David Cope, musicology professor at the University of California in Santa Cruz, took seven years to create EMI – Experiments in Musical Intelligence – a computer able to compose in the style of Bach, Beethoven, Rachmaninov, Stravinsky. Its compositions fooled a hall full of musical experts, including Professor Steve Larson of the University of Oregon who had challenged Cope to create a blind test. Furthermore, when told the compositions are originals by Bach, experts praise their soulfulness and emotional resonance. The same response is not achieved, however, without humans playing the pieces. Playing all the right notes in the right order still does not cut it for the human ear. The creativity of the interpretation is still a solely human quality. Few are arguing that this will not remain so. The human creative factor seems vital still and its role safe.
Susskind and Susskind argue that our niche will be, 'the exercise of some kind of cognitive capabilities that are not routinisable,' that is to say, not algorithmic. Our capabilities to think creatively, to make mental leaps and connections – the 'Lobster Telephone' effect – will remain our niche. Empathy, and ethics may also remain a human preserve, as these are also beyond the scope of an electronic system. Perhaps though, I simply lack the imagination to reduce them to the algorithms they may be or resemble.
So we need to grasp and hold the shrinking patch of ground that is still ours and likely to remain so in the future. We must teach the exercise of emotions through music and drama, explore what we mean by a good life in a changing world, help pupils to explore the road less travelled and make links and leaps of thought and imagination that only we can through the study of the arts; we must help them to explore the sublime, generate taste and discrimination and understand what truth is or whether it can be said to even exist.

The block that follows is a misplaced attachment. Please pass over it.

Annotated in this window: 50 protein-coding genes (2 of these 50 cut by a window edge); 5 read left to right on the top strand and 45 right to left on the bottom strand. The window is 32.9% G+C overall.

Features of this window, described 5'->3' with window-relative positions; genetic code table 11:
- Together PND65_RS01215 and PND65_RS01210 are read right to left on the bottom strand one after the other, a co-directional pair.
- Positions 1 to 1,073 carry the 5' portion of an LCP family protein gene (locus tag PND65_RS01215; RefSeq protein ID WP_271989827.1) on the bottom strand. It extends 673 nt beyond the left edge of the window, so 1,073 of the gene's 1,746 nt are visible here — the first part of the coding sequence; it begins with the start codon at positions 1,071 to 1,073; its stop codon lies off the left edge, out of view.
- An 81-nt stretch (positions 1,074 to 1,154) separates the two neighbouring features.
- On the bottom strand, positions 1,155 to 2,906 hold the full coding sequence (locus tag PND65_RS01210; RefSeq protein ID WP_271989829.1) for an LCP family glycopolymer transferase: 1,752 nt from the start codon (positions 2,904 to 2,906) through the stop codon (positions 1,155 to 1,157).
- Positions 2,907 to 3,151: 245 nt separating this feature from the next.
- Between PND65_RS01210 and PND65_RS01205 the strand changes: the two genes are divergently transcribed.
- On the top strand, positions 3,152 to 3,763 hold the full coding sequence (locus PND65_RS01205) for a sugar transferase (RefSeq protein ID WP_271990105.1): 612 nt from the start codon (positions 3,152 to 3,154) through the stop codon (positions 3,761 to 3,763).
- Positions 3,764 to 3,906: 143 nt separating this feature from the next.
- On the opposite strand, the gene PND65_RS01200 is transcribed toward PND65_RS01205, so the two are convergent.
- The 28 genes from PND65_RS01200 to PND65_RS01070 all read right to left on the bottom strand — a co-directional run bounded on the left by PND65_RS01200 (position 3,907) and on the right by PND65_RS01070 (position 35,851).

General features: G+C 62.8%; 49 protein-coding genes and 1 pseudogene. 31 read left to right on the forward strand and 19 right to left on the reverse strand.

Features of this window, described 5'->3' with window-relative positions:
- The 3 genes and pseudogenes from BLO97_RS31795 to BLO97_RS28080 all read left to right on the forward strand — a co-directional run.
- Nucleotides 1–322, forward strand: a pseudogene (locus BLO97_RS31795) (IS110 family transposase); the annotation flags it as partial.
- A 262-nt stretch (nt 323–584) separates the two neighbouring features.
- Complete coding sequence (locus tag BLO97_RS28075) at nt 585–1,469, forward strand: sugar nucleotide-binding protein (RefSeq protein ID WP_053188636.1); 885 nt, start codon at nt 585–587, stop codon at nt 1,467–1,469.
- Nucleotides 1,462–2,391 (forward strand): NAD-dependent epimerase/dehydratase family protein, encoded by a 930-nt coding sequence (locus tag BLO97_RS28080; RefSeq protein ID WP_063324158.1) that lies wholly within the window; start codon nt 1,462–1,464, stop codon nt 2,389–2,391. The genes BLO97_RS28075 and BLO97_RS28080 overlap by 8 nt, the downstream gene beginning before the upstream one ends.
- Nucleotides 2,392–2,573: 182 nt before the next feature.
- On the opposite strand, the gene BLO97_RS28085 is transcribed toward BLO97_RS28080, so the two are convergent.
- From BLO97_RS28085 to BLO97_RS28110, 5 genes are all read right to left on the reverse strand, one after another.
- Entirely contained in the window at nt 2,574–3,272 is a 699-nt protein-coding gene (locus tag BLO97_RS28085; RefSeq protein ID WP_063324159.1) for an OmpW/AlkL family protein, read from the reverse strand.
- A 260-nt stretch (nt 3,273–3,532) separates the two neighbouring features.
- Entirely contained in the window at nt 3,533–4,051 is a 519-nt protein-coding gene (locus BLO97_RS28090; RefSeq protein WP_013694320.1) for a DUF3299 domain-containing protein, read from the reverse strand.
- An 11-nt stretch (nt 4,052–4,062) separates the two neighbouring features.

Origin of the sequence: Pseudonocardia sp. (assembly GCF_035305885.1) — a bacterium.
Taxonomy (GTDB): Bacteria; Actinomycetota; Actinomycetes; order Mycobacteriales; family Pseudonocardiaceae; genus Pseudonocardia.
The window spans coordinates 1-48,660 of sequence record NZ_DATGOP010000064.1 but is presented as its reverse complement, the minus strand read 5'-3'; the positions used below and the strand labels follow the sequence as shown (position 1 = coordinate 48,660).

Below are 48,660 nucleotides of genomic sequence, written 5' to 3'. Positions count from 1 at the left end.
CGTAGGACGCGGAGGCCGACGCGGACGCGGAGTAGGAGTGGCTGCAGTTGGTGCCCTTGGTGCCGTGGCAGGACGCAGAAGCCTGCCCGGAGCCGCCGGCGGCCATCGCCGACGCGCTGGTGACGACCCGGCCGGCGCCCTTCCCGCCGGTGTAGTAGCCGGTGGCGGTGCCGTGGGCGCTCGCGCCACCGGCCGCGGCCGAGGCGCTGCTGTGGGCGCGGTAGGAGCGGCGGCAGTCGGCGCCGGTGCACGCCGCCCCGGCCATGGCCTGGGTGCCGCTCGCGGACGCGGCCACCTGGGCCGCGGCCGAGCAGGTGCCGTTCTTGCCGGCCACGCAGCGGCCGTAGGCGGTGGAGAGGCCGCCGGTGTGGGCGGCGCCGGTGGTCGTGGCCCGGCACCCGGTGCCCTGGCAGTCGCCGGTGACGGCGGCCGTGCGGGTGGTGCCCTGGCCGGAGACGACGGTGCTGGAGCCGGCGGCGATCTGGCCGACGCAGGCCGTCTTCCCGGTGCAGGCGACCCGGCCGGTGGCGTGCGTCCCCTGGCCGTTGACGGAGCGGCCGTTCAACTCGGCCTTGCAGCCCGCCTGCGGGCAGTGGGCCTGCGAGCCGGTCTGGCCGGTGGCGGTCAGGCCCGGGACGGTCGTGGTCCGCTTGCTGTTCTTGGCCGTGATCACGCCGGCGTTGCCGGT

We are losing, and have lost, battles that we did not know were even being fought; the internet has no 'off' switch and it has evolved, unchecked without an ethical or moral hand. I doubt we can afford, in any sense, to allow all or our future revolutions to be so callous; the designers of the future need to do that which is beautiful, heroic, for that which is merely functional or in any way algorithmic will be done for us, to us even. We must embrace the idea that there is no one right answer; use drama to show children that an idea can be communicated in myriad ways, that risk is a vital component and mistakes can shape new outcomes, develop what Tom Middlehurst of SSAT (The Schools Network) calls 'an appetite for adventure and a tolerance for error'. Sir Ken Robinson, Professor Emeritus in Education at the University of Warwick agrees: 'If you're not prepared to be wrong, you will never come up with anything original.'
We need music education to remind us that there are other, metaphorical ways of communicating ideas for which there are no words, to encourage curiosity and see a construct that never, not for a moment, stands still or stagnates. We are so rigid in our definition of success that we throw generations of children on the educational scrap heap, but the arts are inherently based on the individual and her own potential and aspirations. The arts demand human interaction. Dr Arik Sigman mapped the moment, almost a decade ago, when pupils started to spend more time looking at a screen each day than at a human face.
There are very few paradigms so embedded as our awful global curriculum hierarchy, and rooting it out has proved impossible so far. Perhaps, paradoxically, the current scientific revolution will finally teach us to embrace creativity.
Author: Joss Williams, deputy head, Jumeirah English Speaking School, Arabian Ranches